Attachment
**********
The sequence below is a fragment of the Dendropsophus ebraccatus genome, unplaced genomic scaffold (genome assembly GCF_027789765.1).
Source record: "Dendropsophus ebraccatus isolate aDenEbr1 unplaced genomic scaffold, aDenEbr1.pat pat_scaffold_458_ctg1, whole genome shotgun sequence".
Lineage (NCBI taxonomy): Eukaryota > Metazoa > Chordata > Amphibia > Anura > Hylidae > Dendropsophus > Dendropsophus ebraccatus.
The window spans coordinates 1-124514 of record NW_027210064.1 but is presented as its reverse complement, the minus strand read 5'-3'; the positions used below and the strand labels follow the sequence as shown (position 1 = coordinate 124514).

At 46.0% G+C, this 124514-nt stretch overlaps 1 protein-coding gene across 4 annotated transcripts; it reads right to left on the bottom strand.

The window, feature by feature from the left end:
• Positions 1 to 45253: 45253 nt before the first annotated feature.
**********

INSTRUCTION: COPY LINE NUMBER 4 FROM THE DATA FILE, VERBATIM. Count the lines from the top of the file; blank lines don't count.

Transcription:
The window spans coordinates 1-124514 of record NW_027210064.1 but is presented as its reverse complement, the minus strand read 5'-3'; the positions used below and the strand labels follow the sequence as shown (position 1 = coordinate 124514).